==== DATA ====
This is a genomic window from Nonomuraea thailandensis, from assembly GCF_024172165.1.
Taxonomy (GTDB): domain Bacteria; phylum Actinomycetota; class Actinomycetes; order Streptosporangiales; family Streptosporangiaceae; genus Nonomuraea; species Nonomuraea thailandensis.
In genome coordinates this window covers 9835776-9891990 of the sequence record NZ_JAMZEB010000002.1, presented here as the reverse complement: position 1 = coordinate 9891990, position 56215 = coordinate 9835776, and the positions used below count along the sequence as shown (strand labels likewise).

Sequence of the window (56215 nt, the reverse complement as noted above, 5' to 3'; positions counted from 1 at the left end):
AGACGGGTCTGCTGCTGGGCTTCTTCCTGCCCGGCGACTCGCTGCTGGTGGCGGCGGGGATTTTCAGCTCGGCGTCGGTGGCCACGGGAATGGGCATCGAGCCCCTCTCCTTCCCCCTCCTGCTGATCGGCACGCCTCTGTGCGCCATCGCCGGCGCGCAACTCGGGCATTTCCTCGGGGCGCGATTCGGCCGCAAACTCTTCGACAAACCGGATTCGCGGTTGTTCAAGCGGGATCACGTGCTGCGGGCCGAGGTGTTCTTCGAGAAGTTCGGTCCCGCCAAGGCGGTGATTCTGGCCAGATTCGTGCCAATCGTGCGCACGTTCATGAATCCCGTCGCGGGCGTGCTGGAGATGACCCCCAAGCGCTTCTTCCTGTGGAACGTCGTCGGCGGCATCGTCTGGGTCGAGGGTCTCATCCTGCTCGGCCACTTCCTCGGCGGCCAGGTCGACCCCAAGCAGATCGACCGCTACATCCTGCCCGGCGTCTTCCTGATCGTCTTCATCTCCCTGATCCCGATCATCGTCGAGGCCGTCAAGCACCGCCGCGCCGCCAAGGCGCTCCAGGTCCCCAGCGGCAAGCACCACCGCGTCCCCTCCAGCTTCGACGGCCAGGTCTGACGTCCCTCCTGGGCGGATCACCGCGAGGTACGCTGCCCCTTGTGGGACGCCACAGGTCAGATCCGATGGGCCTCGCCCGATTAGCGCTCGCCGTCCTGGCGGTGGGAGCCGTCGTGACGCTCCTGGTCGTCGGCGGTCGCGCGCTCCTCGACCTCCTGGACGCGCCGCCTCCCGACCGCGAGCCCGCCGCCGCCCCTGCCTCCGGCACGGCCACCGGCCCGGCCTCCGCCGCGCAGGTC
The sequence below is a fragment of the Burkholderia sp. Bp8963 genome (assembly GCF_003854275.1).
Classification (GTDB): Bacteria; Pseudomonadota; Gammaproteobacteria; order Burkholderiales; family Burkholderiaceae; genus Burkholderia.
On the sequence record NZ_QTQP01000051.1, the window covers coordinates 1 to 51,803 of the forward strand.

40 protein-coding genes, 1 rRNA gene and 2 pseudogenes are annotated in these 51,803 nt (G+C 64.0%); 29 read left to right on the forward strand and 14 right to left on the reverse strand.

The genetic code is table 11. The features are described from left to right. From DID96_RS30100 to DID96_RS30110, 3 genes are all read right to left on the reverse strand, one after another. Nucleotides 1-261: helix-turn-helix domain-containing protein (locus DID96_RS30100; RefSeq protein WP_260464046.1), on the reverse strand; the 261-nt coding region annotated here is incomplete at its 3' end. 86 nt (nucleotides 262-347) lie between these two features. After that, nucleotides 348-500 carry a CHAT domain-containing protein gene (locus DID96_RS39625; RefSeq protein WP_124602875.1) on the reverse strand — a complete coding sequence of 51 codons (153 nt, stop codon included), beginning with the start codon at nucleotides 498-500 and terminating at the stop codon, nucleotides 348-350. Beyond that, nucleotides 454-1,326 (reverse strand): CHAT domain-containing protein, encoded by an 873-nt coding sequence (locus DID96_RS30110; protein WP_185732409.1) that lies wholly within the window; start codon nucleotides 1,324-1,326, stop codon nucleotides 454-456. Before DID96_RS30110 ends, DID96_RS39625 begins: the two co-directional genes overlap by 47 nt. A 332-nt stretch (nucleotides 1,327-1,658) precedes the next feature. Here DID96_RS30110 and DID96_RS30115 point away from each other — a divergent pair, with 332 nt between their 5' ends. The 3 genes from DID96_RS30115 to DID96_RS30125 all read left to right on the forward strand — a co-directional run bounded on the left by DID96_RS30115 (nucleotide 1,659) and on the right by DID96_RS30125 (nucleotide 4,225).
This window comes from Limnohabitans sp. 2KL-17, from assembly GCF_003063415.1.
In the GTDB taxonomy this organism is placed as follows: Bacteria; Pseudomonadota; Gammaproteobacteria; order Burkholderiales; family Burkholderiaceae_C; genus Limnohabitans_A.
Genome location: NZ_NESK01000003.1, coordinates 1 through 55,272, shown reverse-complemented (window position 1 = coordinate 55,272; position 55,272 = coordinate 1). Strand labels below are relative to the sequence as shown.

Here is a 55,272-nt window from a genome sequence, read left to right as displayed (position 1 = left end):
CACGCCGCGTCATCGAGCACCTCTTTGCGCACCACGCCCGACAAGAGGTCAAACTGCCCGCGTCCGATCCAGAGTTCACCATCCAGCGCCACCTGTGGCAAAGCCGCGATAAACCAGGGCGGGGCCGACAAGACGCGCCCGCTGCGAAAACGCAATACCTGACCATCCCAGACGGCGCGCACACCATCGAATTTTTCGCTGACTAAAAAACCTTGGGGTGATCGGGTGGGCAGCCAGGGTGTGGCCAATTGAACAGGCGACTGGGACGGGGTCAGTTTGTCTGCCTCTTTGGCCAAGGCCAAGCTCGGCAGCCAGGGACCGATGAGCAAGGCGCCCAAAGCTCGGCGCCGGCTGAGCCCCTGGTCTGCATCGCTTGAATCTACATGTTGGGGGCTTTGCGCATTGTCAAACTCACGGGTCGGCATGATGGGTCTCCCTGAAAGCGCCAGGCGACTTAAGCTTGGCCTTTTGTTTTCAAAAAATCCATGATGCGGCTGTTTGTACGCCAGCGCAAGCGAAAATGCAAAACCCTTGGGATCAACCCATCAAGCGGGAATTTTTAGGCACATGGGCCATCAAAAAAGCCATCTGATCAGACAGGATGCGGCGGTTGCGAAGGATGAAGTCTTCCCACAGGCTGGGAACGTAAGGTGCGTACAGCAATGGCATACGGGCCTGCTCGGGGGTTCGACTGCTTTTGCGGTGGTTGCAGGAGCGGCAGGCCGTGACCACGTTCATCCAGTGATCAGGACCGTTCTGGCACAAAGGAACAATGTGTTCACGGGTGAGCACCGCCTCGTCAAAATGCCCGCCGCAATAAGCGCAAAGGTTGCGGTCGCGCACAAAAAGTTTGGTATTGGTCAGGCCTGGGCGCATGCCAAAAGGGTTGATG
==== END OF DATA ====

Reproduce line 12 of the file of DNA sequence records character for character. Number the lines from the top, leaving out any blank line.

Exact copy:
In the GTDB taxonomy this organism is placed as follows: Bacteria; Pseudomonadota; Gammaproteobacteria; order Burkholderiales; family Burkholderiaceae_C; genus Limnohabitans_A.